These two books are quite short, with Poacher's Fall being about 60 pages and Keeper' Pledge being just over 100 pages, so I'm going to review them together.
I first read this two years ago when it was released as Pleasures With Rough Strife as part of the DSP Advent Daily Dose. This version has been revised and expanded.
Set in the mid 1920's this historical tells of Danny who is poaching rabbits and decides to climb a tree to get some mistletoe for his widowed mother. He falls out of the tree,breaking his leg and hitting his head. When he comes to he is in the manor house owned by lonely Philip, who is still mourning the death of his lover and best friend a few years earlier. There's a connection between the men but Philip finds it hard to let go of his grief to act on his attraction to Danny.
The story begins well and I liked the pragmatic Danny who seemed very laid back about his sexuality, even as he is mindful of the consequences of being too open. This contrasted nicely with the nervy Philip who worries a lot about what others think of him and the consequences of his actions. I also liked the theme of family and the way that Danny, the poor one, is blessed with strong family ties when Philip is alone. The pair work well together when they are alone, but their respective stations in life were so far removed from each other that I wasn't sure how their relationship was going to work in the end. The story ends as their relationship begins and this means so much is left hanging. I was glad to know that I would be moving straight onto the sequel. Grade: Very Good.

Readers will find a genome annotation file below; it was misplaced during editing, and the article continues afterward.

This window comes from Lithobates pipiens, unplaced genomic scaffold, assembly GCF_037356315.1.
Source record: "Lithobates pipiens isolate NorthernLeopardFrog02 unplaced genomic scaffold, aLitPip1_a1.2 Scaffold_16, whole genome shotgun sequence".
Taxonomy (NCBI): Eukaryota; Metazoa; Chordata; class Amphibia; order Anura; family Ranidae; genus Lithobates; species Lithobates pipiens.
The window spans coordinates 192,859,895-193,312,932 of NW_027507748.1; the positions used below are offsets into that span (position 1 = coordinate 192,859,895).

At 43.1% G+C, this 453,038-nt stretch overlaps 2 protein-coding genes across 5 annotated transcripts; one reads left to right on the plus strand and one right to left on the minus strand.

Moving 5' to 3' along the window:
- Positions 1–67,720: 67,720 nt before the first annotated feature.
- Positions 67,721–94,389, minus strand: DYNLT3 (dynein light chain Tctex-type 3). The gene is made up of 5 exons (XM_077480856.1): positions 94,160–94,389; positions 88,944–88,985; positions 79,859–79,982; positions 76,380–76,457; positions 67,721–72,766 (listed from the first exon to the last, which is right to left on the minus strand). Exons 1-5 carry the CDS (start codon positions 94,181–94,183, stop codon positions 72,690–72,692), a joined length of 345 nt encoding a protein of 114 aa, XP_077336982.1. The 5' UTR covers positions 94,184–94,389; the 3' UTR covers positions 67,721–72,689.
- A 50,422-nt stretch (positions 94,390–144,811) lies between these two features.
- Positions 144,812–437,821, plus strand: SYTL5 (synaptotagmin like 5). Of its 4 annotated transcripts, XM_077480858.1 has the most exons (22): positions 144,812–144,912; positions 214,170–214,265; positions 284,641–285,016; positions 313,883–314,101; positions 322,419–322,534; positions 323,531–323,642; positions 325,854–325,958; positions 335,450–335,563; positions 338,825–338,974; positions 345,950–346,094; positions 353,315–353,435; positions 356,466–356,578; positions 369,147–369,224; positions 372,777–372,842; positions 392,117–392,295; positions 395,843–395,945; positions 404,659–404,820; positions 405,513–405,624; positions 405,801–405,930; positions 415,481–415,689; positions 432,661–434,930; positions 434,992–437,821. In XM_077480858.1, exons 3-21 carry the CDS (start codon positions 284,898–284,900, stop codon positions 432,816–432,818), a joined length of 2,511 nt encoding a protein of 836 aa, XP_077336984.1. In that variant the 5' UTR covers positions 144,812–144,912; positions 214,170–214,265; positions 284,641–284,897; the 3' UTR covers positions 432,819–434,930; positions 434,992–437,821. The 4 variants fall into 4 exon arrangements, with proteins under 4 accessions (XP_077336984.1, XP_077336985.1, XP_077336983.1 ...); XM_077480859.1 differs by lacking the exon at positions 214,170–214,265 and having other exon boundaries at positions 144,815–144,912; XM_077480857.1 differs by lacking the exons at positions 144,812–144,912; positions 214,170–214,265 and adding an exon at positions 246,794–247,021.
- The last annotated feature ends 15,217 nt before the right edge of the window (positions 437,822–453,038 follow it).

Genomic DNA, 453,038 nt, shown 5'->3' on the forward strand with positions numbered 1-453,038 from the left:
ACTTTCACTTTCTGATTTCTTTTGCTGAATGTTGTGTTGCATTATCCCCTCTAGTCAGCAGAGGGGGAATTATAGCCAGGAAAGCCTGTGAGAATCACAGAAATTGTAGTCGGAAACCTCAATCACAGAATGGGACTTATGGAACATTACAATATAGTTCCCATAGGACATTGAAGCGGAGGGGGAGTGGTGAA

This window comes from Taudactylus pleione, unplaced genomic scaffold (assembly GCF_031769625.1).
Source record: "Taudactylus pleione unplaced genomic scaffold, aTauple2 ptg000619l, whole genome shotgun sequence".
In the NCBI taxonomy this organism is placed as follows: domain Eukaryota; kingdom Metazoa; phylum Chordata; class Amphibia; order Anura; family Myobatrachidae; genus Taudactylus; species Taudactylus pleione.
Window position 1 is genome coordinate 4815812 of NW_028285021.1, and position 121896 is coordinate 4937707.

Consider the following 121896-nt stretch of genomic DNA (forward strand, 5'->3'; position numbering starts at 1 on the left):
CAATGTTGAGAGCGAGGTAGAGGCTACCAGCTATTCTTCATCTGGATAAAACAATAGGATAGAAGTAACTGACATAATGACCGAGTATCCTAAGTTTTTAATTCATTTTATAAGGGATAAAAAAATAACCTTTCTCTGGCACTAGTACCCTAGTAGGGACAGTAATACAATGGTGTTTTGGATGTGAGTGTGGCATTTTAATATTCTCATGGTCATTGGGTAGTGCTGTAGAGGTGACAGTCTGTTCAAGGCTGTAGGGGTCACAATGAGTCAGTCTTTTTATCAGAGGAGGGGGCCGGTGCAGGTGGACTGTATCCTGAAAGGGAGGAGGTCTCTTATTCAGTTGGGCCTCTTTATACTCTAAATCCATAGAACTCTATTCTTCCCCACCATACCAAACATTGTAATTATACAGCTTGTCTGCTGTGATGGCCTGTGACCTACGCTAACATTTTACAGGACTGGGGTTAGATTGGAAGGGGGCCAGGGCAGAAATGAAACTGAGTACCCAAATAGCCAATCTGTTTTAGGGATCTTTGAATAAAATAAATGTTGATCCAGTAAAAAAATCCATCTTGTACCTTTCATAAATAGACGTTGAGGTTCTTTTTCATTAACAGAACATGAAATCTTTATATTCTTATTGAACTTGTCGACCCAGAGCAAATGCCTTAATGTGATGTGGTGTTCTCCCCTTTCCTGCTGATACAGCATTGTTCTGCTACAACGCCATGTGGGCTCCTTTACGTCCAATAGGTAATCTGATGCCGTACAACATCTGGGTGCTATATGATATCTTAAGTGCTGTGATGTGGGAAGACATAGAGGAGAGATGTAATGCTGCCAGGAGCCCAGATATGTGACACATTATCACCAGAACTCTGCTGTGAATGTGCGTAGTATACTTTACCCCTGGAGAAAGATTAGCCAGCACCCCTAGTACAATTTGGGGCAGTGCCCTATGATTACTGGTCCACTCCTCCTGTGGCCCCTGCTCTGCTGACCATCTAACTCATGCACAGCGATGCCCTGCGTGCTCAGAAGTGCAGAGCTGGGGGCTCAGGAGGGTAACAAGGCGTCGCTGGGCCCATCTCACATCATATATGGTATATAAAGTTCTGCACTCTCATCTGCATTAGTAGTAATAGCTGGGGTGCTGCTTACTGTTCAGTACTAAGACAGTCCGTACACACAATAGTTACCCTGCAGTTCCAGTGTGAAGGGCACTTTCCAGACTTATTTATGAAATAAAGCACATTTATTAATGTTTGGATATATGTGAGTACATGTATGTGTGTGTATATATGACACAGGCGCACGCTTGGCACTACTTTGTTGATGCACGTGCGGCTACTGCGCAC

Buy this book HERE.
This story follows on four years from the previous book. Danny and Philip are still together and snatching as much time together as they can given the circumstances. Philip's cousins are coming for Christmas and with rumours of the nature of their relationship circulating in the village, the pair decide to cool things for a while until the rumours die down. Soon the couple are involved with different family problems - Philip takes a young, flamboyant gay cousin under his wing, and Danny's brother Toby is causing friction in his family - this leads to painful decisions being made, and misunderstandings taking place.
The addition of Philip's family was a definite plus point in this story. I liked the very modern 1920's lady, Lucy, who reminded me a little of one of Evelyn Waugh's Bright Young Things. I also liked cousin Matthew, despite his tendency to seek attention all the time. The scene's between Philip and Matthew were amusing in the way that Matthew makes Philip flustered, but I also liked how Philip's calm and sensible nature works on Matthew.
The sub-plot with Danny and his brother Toby added some tension to the story, as well as the added bonus of having a scene set in my hometown of Pontefract :). It also linked nicely with the upper class setting in Philip's house, showing how much disgrace and status are just as important for the lower class in the 1920's. Toby's actions have consequences as do the actions of Philip and Danny. I liked that we are made very aware of the consequences for both men should they be found out and this is no glossed over historical which tries to force a neatly tied up happy ending when that would have been impossible during the time the book is set.
The part that worked less well for me was the misunderstanding towards the end of the book. It happened because of the separation between the characters as they are unable to talk through their thoughts and so make incorrect assumptions. This annoyed me a little and made me want to bash their heads together. Fortunately, the length of the story meant that the misunderstandings didn't last too long.
Overall, this was a well written historical which felt authentic. I can't say this is my favourite book by this author - that for me is Muscling In - but I'm still glad I read it. Grade: Very Good.
Buy this book HERE.